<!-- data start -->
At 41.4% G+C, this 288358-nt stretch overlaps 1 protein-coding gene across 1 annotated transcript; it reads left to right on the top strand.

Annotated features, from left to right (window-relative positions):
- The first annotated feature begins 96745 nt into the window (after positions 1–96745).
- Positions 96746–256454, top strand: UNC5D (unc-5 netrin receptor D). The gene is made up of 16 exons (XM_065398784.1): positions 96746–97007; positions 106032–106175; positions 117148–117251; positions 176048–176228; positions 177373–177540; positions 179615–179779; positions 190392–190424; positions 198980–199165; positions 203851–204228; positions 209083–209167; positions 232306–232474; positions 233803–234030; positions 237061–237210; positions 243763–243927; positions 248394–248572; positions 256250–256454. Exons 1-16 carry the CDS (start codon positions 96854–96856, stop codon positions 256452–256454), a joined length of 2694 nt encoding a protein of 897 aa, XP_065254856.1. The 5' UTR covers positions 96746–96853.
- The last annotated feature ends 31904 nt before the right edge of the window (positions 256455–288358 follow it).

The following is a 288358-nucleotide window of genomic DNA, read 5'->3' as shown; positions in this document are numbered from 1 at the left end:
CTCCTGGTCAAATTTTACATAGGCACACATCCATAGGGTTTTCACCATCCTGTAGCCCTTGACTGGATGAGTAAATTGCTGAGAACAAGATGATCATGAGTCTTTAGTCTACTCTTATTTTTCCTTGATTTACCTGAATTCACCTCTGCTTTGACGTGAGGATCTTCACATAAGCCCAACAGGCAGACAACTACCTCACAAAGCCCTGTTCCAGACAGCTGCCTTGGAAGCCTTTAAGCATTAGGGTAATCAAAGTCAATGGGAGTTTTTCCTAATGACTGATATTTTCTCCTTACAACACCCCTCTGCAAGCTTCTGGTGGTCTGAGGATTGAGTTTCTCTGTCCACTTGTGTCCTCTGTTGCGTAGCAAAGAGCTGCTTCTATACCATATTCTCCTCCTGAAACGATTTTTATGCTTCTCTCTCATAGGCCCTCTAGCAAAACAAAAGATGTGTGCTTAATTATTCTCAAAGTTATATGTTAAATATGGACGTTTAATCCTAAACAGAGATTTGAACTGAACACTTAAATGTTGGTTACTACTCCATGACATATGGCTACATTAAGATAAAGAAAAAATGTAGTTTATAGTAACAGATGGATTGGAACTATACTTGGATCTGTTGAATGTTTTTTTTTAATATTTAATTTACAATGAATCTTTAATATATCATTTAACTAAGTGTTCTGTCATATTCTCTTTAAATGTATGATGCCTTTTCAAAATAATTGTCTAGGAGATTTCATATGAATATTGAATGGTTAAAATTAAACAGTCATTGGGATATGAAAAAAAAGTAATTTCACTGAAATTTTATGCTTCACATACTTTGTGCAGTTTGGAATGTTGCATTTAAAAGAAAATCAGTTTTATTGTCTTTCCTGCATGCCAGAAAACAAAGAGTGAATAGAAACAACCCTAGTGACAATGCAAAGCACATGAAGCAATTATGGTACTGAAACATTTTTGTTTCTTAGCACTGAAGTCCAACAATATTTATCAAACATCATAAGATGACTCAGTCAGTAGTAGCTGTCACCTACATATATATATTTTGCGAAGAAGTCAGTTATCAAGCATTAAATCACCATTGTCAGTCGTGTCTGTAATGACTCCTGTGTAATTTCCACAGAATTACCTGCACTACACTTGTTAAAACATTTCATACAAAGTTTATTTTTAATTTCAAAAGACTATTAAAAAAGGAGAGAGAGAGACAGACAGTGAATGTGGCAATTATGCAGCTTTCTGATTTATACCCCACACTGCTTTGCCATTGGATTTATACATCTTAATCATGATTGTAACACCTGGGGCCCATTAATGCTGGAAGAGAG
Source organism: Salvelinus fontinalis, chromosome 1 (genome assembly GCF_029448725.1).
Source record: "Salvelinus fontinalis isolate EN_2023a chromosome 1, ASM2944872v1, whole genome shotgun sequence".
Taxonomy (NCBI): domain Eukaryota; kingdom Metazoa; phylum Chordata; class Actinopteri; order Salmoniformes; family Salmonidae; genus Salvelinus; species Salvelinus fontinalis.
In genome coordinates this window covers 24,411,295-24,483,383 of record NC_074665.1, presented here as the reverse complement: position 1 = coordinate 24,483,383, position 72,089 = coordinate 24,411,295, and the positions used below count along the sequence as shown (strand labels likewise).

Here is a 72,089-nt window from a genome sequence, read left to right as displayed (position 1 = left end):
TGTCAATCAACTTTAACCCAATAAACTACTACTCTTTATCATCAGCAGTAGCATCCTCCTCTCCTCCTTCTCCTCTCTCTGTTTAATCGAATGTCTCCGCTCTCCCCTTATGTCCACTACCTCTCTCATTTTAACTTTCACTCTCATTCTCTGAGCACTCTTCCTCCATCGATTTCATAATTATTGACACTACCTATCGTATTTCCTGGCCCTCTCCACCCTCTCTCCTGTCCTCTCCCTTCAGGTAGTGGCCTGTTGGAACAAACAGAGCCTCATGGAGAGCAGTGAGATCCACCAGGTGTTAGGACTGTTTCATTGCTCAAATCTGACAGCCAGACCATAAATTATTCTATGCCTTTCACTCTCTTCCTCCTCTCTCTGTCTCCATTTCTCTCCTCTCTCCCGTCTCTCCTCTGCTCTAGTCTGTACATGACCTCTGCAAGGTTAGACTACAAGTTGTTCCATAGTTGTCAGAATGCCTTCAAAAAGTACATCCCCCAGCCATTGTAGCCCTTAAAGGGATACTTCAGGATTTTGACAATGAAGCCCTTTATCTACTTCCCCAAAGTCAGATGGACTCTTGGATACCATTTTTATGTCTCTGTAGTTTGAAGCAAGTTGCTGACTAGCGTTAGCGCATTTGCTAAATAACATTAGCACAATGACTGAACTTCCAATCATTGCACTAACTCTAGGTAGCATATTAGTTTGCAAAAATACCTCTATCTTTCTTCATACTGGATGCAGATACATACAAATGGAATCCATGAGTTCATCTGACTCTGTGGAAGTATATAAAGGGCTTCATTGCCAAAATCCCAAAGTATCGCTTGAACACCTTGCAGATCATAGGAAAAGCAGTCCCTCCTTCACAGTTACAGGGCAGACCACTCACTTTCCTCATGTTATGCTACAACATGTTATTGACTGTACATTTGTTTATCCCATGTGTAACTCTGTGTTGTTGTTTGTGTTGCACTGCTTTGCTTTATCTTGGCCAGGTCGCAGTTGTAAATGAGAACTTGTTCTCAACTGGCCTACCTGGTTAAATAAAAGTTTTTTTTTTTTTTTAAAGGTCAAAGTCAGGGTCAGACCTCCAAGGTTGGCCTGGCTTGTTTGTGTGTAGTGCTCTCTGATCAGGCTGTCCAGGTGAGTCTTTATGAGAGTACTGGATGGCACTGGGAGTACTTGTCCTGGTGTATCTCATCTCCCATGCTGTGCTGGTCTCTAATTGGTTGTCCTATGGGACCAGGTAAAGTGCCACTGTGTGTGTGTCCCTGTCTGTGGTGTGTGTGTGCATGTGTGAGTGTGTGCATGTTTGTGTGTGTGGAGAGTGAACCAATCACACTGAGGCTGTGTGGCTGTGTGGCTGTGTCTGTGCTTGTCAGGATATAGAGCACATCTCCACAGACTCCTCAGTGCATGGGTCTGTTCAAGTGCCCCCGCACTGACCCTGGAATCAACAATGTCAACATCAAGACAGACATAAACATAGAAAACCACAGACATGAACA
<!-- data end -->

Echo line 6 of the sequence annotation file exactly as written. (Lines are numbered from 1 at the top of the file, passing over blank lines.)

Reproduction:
The following is a 288358-nucleotide window of genomic DNA, read 5'->3' as shown; positions in this document are numbered from 1 at the left end: